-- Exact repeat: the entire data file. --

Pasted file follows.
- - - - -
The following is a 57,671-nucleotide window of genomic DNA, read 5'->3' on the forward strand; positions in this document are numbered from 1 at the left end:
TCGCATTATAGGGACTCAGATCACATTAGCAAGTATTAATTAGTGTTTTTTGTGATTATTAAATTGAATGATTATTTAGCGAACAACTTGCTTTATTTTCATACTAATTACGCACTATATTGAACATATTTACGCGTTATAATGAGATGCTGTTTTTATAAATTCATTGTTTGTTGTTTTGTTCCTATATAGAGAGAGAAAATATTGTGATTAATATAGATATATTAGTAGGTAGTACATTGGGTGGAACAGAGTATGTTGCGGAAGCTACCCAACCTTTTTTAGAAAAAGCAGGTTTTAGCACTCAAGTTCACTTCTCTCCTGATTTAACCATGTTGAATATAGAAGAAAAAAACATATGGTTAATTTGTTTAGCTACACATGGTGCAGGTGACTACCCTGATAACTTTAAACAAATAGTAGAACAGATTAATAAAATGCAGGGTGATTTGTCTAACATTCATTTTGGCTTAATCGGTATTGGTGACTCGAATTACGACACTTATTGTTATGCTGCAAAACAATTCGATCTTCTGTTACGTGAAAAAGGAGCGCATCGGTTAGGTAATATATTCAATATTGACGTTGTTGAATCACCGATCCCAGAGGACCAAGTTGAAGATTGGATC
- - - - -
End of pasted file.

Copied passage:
The following is a 57,671-nucleotide window of genomic DNA, read 5'->3' on the forward strand; positions in this document are numbered from 1 at the left end:
TCGCATTATAGGGACTCAGATCACATTAGCAAGTATTAATTAGTGTTTTTTGTGATTATTAAATTGAATGATTATTTAGCGAACAACTTGCTTTATTTTCATACTAATTACGCACTATATTGAACATATTTACGCGTTATAATGAGATGCTGTTTTTATAAATTCATTGTTTGTTGTTTTGTTCCTATATAGAGAGAGAAAATATTGTGATTAATATAGATATATTAGTAGGTAGTACATTGGGTGGAACAGAGTATGTTGCGGAAGCTACCCAACCTTTTTTAGAAAAAGCAGGTTTTAGCACTCAAGTTCACTTCTCTCCTGATTTAACCATGTTGAATATAGAAGAAAAAAACATATGGTTAATTTGTTTAGCTACACATGGTGCAGGTGACTACCCTGATAACTTTAAACAAATAGTAGAACAGATTAATAAAATGCAGGGTGATTTGTCTAACATTCATTTTGGCTTAATCGGTATTGGTGACTCGAATTACGACACTTATTGTTATGCTGCAAAACAATTCGATCTTCTGTTACGTGAAAAAGGAGCGCATCGGTTAGGTAATATATTCAATATTGACGTTGTTGAATCACCGATCCCAGAGGACCAAGTTGAAGATTGGATC